Down-regulation of Kir4.1 in the cerebral cortex of rats with liver failure and in cultured astrocytes treated with glutamine: Implications for astrocytic dysfunction in hepatic encephalopathy
ABSTRACT Brain edema in acute hepatic encephalopathy (HE) is due mainly to swelling of astrocytes. Efflux of potassium is implicated in the prevention of glial swelling under hypoosmotic conditions. We investigated whether pathogenic factors of HE, glutamine (Gln) and/or ammonia, induce alterations in the expression of glial potassium channels (Kir4.1, Kir2.1) and Na(+) -K(+) -2Cl(-) cotransporter-1 (NKCC1) in rat cerebral cortex and cultured rat cortical astrocytes and whether these alterations have consequences for potassium efflux and astrocytic swelling. Thioacetamide-induced acute liver failure in rats resulted in significant decreases in the Kir4.1 mRNA and protein contents of cerebral cortex, whereas expression of Kir2.1 and NKCC1 remained unaltered. Incubation of primary cortical astrocytes for 72 hr in the presence of Gln (5 mM), but not of ammonia (5 mM or 10 mM), induced a decrease in the levels of Kir4.1 mRNA and protein. Similarly to incubation with Gln, reduction of Kir4.1 mRNA expression by RNA interference caused swelling of astrocytes as shown by confocal imaging followed by 3D computational analysis. Gln reduced the astrocytic uptake of D-[(3) H]aspartate, but, in contrast to the earlier reported effect of ammonia, this reduction was not accompanied by decreased expression of the astrocytic glutamate transporter GLT-1 mRNA. Both Gln and ammonia decreased hypoosmolarity-induced (86) Rb efflux from the cells, but the effect was more pronounced with Gln. The results indicate that down-regulation of Kir4.1 may mediate distinct aspects of Gln-induced astrocytic dysfunction in HE.
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ABSTRACT: Read the full article ‘Decreased astrocytic thrombospondin‐1 secretion after chronic ammonia treatment reduces the level of synaptic proteins: in vitro and in vivo studies’ on page 333Journal of Neurochemistry 08/2014; DOI:10.1111/jnc.12823 · 4.24 Impact Factor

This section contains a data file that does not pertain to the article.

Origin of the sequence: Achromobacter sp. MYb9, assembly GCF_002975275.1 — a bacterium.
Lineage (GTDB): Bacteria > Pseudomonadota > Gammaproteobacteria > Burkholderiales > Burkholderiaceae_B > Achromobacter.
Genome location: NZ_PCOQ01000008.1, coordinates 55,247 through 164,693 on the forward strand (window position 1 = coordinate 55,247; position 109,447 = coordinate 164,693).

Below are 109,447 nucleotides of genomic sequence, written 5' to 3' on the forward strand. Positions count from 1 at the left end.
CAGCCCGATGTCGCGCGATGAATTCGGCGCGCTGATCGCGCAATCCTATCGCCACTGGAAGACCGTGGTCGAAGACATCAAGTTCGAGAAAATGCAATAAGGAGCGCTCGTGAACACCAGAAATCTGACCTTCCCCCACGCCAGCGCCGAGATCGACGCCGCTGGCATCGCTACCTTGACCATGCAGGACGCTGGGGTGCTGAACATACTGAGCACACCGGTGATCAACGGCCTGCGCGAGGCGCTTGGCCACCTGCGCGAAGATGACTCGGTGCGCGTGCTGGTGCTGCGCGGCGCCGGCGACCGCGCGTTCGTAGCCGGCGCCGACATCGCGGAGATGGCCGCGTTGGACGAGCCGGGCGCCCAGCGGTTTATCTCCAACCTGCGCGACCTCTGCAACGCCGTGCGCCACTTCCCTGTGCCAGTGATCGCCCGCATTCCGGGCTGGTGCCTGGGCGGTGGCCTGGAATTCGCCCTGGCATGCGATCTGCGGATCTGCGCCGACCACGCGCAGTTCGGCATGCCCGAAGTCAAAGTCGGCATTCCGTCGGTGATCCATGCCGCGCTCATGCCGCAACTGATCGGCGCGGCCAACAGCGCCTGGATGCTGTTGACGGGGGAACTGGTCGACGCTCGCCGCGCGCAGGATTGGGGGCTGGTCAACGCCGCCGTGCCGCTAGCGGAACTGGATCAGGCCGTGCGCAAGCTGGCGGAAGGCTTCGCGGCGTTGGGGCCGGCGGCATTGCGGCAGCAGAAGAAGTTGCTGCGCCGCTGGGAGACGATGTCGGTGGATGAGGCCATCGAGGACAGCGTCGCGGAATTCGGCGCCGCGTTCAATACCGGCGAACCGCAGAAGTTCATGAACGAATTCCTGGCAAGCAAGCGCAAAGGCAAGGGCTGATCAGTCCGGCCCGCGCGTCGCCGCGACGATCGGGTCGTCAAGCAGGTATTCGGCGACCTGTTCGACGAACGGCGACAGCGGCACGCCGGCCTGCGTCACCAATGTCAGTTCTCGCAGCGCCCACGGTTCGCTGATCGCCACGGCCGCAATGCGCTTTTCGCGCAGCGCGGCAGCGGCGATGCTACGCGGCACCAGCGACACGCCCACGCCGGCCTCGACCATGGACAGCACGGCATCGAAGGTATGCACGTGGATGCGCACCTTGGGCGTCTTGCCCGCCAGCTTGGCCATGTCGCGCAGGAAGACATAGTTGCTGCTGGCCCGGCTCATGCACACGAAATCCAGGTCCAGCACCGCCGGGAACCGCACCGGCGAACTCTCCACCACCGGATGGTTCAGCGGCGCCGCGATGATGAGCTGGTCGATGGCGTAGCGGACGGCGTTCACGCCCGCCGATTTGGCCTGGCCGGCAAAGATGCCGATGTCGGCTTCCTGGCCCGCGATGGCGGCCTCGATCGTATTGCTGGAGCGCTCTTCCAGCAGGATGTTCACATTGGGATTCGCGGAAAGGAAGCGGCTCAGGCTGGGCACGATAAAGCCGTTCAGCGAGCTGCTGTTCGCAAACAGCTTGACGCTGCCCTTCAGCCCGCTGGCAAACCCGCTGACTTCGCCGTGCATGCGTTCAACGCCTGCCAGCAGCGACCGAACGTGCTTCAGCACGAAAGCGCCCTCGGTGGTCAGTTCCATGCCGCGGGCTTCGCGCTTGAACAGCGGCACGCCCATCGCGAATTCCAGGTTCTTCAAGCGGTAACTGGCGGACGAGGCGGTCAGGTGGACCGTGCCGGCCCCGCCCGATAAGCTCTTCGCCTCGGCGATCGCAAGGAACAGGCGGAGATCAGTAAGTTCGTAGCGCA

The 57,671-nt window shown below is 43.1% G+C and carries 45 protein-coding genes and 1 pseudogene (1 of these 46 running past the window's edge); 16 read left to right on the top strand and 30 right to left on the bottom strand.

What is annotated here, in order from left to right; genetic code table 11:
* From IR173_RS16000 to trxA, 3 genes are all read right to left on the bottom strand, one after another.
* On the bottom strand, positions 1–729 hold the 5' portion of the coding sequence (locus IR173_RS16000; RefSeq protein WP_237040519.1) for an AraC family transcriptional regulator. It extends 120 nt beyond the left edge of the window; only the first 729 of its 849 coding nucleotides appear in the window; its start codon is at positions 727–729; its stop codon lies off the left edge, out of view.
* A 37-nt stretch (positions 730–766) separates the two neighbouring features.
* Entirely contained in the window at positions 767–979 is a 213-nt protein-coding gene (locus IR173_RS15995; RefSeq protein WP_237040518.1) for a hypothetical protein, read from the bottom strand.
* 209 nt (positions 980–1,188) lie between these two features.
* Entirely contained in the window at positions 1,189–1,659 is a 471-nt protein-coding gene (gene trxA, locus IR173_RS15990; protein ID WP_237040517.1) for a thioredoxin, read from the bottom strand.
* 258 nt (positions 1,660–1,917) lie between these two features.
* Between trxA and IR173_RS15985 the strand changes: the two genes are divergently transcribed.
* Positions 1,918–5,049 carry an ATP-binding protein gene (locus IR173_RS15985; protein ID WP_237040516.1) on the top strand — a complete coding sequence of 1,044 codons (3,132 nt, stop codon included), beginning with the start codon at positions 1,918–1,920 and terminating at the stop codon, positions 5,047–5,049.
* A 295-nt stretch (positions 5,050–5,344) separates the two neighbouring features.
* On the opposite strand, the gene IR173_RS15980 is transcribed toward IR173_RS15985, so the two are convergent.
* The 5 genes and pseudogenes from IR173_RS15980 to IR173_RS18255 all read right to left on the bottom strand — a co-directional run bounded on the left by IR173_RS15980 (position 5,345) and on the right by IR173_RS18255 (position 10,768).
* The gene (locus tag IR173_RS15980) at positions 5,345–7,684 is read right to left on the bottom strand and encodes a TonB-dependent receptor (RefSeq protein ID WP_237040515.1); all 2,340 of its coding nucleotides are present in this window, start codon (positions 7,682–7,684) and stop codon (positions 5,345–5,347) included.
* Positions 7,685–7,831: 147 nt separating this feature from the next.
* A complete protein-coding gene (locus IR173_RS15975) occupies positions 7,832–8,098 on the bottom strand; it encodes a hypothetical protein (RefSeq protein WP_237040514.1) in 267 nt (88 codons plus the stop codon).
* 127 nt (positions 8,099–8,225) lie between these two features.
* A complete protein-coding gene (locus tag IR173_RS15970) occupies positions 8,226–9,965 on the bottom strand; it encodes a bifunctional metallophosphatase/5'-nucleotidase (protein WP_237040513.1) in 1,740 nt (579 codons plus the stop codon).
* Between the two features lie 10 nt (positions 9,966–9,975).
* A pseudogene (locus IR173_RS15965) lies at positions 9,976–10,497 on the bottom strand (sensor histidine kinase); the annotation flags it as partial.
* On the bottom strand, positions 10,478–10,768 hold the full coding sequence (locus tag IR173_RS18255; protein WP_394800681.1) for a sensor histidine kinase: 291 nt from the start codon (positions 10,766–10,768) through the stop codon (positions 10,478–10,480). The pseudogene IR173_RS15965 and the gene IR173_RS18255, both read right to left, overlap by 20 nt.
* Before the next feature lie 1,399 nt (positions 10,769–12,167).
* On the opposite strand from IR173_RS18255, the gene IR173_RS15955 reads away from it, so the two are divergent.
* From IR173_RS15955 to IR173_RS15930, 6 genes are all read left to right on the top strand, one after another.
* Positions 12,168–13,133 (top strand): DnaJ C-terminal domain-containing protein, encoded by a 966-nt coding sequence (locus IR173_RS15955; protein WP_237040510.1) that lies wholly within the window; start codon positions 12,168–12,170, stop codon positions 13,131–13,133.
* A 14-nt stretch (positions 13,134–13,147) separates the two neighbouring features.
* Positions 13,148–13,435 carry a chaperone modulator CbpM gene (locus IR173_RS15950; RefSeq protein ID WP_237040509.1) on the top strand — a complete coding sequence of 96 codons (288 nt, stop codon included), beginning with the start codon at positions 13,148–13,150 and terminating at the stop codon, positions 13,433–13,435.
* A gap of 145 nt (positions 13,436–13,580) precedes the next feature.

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ABSTRACT: Chronic hepatic encephalopathy (CHE) is a major complication in patients with severe liver disease. Elevated blood and brain ammonia levels have been implicated in its pathogenesis, and astrocytes are the principal neural cells involved in this disorder. Since defective synthesis and release of astrocytic factors have been shown to impair synaptic integrity in other neurological conditions, we examined whether thrombospondin-1 (TSP-1), an astrocytic factor involved in the maintenance of synaptic integrity, is also altered in CHE. Cultured astrocytes were exposed to ammonia (NH4Cl, 0.5-2.5 mM) for 1-10 days, and TSP-1 content was measured in cell extracts and culture media. Astrocytes exposed to ammonia exhibited a reduction in intra- and extracellular TSP-1 levels. Exposure of cultured neurons to conditioned media (CM) from ammonia-treated astrocytes showed a decrease in synaptophysin, PSD95 and synaptotagmin levels. CM from TSP-1 overexpressing astrocytes that were treated with ammonia, when added to cultured neurons, reversed the decline in synaptic proteins. Recombinant TSP-1 similarly reversed the decrease in synaptic proteins. Metformin, an agent known to increase TSP-1 synthesis in other cell types also reversed the ammonia-induced TSP-1 reduction. Likewise, we found a significant decline in TSP-1 level in cortical astrocytes, as well as a reduction in synaptophysin content in vivo in a rat model of CHE. These findings suggest that TSP-1 may represent an important therapeutic target for CHE.This article is protected by copyright. All rights reserved.Journal of Neurochemistry 07/2014; DOI:10.1111/jnc.12810 · 4.24 Impact Factor
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ABSTRACT: Glutamate (Glu) and NMDA decrease Kir4.1 expression in cultured astrocytes.•Glu-induced loss of Kir4.1 is reversed by NMDA receptor antagonists (NMDAra).•Loss of brain Kir4.1 mRNA in hepatic encephalopathy is attenuated by a NMDAra.•Results implicate astrocytic NMDA receptors in Kir4.1 loss in Glu-overexposed brain.Neurochemistry International 10/2014; DOI:10.1016/j.neuint.2014.10.006 · 2.65 Impact Factor